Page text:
Understanding appropriateness

I’m ashamed to say I’ve raged on this topic before and I’m saddened that I’ll rage on it again.  And so it goes on, and once more I blather into the void that is blogdom.

And I’m okay with that.

I’ll point out again when I started this blog it began as a place for me to throw up photos to share with my family.  It’s went through a whole lot of change since then - now instead of my Mom being my target reader, the me of the future is my own target reader.  This serves as a sort of journal to my life these days in that uncomfortable, self-absorbed kind of way.

The major point is that I am going through another significant round of transition right now.  As I go through a more significant change I certainly draw from previous experience and some of the lessons I’ve learned along the way.  I’m drawing strength from that knowledge, it is through learning to apply it in new ways that we grow.

I’m five paragraphs in and I have yet to actually say, “Yet another tech conference.  Yet another uproar over comments perceived as sexist and inappropriate.  Yet another escalation of an otherwise insignificant event.“  In reality, my favourite response came from Ken Fisher at ars technica.  I liked it so much I gave it a link and recommend you go read it too.

The last time I recall addressing a similar issue was a few years back at the Golden Gate Ruby Conference.  For context, I was working in a Ruby on Rails environment at the time with an exceptionally talented Ruby on Rails coder as our lead programmer.  She brought it to my attention and it became formative to my life’s plan.

Simply stated, I have become a huge admirer of some of the people involved and they have influenced me to both become a better person but also to increase my abilities.  Sarah Mei was one of the first to draw my attention, Mike Gunderloy has become a massively inspirational figure to me from his integrity and thought.  I have remained distant fans of both - from afar and in a very non-creepy manner I hope.  Along with Lori, they inspired me to tackle the Ruby route.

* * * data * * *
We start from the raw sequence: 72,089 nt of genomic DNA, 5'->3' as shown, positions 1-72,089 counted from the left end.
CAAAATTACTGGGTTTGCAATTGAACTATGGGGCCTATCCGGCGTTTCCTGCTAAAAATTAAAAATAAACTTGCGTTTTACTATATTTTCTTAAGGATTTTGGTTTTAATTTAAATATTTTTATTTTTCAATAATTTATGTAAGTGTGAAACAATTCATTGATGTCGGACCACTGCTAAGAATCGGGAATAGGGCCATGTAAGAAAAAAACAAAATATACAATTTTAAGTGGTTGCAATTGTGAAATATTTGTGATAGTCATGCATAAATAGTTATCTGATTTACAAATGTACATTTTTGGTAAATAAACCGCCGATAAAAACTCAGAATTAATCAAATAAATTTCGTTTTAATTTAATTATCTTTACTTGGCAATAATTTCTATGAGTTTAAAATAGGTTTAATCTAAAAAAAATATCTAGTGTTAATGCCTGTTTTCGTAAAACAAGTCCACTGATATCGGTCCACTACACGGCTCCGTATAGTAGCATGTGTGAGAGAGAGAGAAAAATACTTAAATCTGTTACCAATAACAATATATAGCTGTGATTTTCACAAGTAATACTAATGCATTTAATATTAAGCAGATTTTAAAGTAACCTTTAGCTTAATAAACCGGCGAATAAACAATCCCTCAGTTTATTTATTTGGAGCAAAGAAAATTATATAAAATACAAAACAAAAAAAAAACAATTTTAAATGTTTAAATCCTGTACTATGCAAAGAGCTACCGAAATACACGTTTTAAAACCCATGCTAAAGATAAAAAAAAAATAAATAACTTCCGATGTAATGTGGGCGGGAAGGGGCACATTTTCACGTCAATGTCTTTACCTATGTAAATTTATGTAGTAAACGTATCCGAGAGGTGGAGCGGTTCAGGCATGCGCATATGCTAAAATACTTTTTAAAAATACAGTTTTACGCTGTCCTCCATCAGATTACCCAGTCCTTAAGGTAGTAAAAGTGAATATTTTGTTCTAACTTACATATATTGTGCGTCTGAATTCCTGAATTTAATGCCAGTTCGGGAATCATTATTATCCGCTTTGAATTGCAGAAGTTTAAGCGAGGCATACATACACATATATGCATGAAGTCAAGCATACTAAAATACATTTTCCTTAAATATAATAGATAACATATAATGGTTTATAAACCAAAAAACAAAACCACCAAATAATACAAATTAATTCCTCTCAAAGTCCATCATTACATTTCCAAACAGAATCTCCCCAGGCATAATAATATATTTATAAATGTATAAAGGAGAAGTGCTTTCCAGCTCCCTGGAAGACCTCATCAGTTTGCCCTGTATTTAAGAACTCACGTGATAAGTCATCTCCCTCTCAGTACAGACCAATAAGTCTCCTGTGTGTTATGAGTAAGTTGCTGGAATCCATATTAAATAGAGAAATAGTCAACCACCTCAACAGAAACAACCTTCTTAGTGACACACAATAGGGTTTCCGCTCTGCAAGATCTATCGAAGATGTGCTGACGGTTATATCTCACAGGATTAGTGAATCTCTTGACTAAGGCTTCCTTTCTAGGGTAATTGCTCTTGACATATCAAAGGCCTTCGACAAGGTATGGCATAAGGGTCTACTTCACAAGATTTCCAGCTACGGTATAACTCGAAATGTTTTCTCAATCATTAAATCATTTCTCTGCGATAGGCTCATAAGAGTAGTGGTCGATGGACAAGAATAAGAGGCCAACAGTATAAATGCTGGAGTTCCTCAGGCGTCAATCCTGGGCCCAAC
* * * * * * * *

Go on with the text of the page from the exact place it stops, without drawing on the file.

No, it hasn’t went as smoothly or as quickly as I had hoped, but I have found a whole world of abilities within myself that I did not know existed.  Last week I met with a recruiter in downtown Calgary who mentioned that I sounded like a huge fan of Agile.  “Not really,” I thought out loud, “I found it very disruptive on occasion when we had a set of pair programmers that simply didn’t fit into the environment too.“  A true, good Agile programmer ought to recognize which of their Agile methodologies are working and which ought to be de-emphasized based on the feedback around them.  And it clicked in my mind.

Being a generalist means I love to learn from the environment around me and to try to understand everything I possibly can in order to bring improvements around me.  I’ve discussed this while reworking my resume last week – it’s a talent to recognize that CRM “A” needed upgrading, when CRM “B” languished from disuse we had to find a new solution that solved the problems of the first and wasn’t so cumbersome that it would actually be used.  I have to understand appropriateness.  I don’t quite know how to best explain it, but that’s why I hash out ideas here.

So when inappropriateness occurs at a Python conference, my ideas line up again.

It is completely and entirely inappropriate to fire off sexist jokes at a technical conference.  Period.  It has been too much of a problem for far too long, too many people have been uncomfortable about it, too many people have been upset by it.  At this stage ignorance is no longer an excuse (and let’s be honest, it was never a good excuse in the first place).  Go to a conference, act professionally.  If I go to a comedy club and hear a racy joke I won’t be upset, if I’m at a professional conference it’s fair to say, “Not cool.”